Now that I have quite openly stated our differences in intellectual convictions it is still clear to me that we are quite close to each other in essential things, i.e; in our evaluations of human behavior. What separates us are only intellectual ‘props’ and ‘rationalization’ in Freud’s language. Therefore I think that we would understand each other quite well if we talked about concrete things.”

Though Einstein was a self-proclaimed agnostic, his belief in God is the subject of fierce debate to this day. Einstein was raised by secular Jewish parents and attended a local Catholic public elementary school in Munich. He described this in his autobiographical notes.

“I came — though the child of entirely irreligious parents — to a deep religiousness, which, however, reached an abrupt end at the age of twelve,” Einstein wrote. “Through the reading of popular scientific books I soon reached the conviction that much in the stories of the Bible could not be true.”

“The consequence was a positively fanatic orgy of freethinking coupled with the impression that youth is intentionally being deceived by the state through lies; it was a crushing impression.”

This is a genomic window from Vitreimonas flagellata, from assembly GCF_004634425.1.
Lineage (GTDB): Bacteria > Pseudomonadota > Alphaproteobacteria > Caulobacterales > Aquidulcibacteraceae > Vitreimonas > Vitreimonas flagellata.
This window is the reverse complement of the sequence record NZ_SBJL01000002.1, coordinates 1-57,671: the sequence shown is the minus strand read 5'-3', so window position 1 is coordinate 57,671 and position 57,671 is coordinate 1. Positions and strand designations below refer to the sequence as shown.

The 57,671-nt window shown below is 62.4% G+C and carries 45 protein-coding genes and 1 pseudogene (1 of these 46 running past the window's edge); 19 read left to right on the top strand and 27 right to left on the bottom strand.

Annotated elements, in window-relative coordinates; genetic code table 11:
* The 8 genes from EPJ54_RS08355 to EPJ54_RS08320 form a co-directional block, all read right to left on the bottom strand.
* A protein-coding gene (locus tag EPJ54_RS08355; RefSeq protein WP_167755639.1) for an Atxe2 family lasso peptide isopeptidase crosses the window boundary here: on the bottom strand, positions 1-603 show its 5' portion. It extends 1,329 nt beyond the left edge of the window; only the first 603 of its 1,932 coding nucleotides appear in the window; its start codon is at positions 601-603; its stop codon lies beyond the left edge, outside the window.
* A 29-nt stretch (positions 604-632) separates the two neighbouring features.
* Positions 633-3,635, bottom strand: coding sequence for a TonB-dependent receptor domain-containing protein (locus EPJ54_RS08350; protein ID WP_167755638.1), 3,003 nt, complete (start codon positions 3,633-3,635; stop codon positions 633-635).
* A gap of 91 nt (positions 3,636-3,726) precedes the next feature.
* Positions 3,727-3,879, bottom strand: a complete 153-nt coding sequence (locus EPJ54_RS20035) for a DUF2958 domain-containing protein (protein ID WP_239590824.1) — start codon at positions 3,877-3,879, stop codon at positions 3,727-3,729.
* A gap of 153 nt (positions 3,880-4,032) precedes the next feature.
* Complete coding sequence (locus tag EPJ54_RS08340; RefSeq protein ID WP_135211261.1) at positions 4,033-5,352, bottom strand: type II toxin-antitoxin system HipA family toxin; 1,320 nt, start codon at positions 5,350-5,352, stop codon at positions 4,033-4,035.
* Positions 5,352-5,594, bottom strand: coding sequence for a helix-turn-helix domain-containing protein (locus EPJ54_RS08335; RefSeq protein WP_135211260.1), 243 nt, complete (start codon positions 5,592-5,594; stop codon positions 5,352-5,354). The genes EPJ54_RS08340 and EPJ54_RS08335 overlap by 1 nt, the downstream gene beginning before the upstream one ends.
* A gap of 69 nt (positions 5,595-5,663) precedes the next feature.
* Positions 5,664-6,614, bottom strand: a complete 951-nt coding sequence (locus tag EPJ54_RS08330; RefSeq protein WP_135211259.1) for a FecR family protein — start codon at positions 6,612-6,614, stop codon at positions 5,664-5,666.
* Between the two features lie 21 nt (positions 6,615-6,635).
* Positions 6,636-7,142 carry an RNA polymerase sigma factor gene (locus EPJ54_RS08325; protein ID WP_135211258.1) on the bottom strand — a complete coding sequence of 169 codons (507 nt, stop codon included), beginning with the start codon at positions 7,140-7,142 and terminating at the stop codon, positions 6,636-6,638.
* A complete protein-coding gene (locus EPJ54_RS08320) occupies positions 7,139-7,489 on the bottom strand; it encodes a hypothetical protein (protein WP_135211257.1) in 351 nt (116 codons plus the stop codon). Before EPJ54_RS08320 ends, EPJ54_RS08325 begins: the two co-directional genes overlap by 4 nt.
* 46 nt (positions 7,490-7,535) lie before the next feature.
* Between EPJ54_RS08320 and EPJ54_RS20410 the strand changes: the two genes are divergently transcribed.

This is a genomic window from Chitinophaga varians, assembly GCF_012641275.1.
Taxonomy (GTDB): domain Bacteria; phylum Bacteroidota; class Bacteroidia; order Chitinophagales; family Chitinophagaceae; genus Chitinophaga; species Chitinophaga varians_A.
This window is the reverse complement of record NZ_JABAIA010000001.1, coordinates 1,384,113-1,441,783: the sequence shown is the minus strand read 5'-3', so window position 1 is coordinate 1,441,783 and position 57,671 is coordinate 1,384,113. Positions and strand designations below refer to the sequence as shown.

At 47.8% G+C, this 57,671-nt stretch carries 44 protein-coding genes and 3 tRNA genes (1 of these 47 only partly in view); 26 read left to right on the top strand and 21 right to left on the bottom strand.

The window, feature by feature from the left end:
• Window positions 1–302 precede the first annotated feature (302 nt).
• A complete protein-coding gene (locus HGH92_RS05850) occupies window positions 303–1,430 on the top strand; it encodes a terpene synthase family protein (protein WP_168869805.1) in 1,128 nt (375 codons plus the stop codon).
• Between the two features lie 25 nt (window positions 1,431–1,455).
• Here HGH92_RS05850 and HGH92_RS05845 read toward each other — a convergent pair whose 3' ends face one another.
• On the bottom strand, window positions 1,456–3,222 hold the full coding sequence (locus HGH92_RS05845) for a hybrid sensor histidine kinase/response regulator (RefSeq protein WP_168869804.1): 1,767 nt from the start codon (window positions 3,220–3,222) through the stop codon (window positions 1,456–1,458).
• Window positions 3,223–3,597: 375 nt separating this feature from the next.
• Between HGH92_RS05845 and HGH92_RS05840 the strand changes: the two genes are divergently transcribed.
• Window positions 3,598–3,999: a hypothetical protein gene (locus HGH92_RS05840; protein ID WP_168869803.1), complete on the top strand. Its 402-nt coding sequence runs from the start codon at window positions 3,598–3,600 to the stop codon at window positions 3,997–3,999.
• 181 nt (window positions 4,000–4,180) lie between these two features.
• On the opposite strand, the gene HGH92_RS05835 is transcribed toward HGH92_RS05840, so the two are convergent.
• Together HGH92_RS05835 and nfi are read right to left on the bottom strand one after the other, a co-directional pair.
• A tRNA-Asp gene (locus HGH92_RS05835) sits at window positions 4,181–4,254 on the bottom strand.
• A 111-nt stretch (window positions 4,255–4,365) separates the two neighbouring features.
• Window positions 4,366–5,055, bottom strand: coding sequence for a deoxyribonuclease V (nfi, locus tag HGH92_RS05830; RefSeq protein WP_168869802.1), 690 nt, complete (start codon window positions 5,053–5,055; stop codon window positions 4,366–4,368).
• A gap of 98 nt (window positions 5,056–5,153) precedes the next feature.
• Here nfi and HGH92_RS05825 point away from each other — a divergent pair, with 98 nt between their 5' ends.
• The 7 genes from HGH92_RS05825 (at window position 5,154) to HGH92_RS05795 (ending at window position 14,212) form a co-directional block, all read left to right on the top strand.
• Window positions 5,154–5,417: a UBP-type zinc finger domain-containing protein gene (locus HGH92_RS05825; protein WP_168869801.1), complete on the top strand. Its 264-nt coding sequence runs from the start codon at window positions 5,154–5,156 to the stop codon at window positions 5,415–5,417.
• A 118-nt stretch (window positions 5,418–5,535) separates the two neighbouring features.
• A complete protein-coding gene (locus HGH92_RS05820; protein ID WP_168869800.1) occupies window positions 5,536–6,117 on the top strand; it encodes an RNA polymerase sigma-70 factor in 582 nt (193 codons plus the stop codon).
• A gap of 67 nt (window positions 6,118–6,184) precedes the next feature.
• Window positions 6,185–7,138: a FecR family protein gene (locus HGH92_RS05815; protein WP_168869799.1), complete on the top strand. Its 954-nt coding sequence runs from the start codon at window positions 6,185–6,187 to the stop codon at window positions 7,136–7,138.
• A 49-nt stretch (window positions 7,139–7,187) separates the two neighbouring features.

Einstein frequently referred to God and is often misquoted as saying, “God does not play dice with the universe.” This phrase is understood to mean that the course of all events is predetermined. In point of fact, Einstein wrote, “I, at any rate, am convinced that [God] does not throw dice” in a letter to Max Born in 1926. Einstein was expressing his dissatisfaction with the preeminence of probability in some interpretations of quantum mechanics.

If he did believe in God, Einstein’s belief certainly took him out of the framework of classical religion. “I cannot conceive of a God who rewards and punishes its creatures, or has a will of the kind we experience in ourselves,” he wrote in an essay in 1931.

His non-belief was plainly stated in a letter he wrote in 1954, the same year he wrote the letter to Gutkind.